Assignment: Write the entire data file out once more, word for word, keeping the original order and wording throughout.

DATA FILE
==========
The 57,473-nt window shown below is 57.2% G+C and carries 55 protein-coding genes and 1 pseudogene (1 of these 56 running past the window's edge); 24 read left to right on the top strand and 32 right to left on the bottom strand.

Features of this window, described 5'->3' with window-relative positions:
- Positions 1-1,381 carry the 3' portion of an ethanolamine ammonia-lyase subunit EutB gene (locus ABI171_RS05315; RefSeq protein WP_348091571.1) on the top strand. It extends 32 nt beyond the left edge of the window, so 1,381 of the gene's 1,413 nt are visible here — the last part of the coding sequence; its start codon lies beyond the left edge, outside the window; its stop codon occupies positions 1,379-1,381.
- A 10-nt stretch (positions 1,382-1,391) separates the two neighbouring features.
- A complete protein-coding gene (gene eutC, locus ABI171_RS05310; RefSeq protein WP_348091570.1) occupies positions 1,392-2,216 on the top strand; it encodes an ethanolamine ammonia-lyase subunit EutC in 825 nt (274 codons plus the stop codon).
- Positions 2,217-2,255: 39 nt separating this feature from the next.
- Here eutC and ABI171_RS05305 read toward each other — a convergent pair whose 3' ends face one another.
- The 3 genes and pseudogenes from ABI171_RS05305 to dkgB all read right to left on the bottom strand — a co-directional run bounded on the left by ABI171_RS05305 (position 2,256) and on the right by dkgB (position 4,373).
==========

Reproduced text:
The 57,473-nt window shown below is 57.2% G+C and carries 55 protein-coding genes and 1 pseudogene (1 of these 56 running past the window's edge); 24 read left to right on the top strand and 32 right to left on the bottom strand.

Features of this window, described 5'->3' with window-relative positions:
- Positions 1-1,381 carry the 3' portion of an ethanolamine ammonia-lyase subunit EutB gene (locus ABI171_RS05315; RefSeq protein WP_348091571.1) on the top strand. It extends 32 nt beyond the left edge of the window, so 1,381 of the gene's 1,413 nt are visible here — the last part of the coding sequence; its start codon lies beyond the left edge, outside the window; its stop codon occupies positions 1,379-1,381.
- A 10-nt stretch (positions 1,382-1,391) separates the two neighbouring features.
- A complete protein-coding gene (gene eutC, locus ABI171_RS05310; RefSeq protein WP_348091570.1) occupies positions 1,392-2,216 on the top strand; it encodes an ethanolamine ammonia-lyase subunit EutC in 825 nt (274 codons plus the stop codon).
- Positions 2,217-2,255: 39 nt separating this feature from the next.
- Here eutC and ABI171_RS05305 read toward each other — a convergent pair whose 3' ends face one another.
- The 3 genes and pseudogenes from ABI171_RS05305 to dkgB all read right to left on the bottom strand — a co-directional run bounded on the left by ABI171_RS05305 (position 2,256) and on the right by dkgB (position 4,373).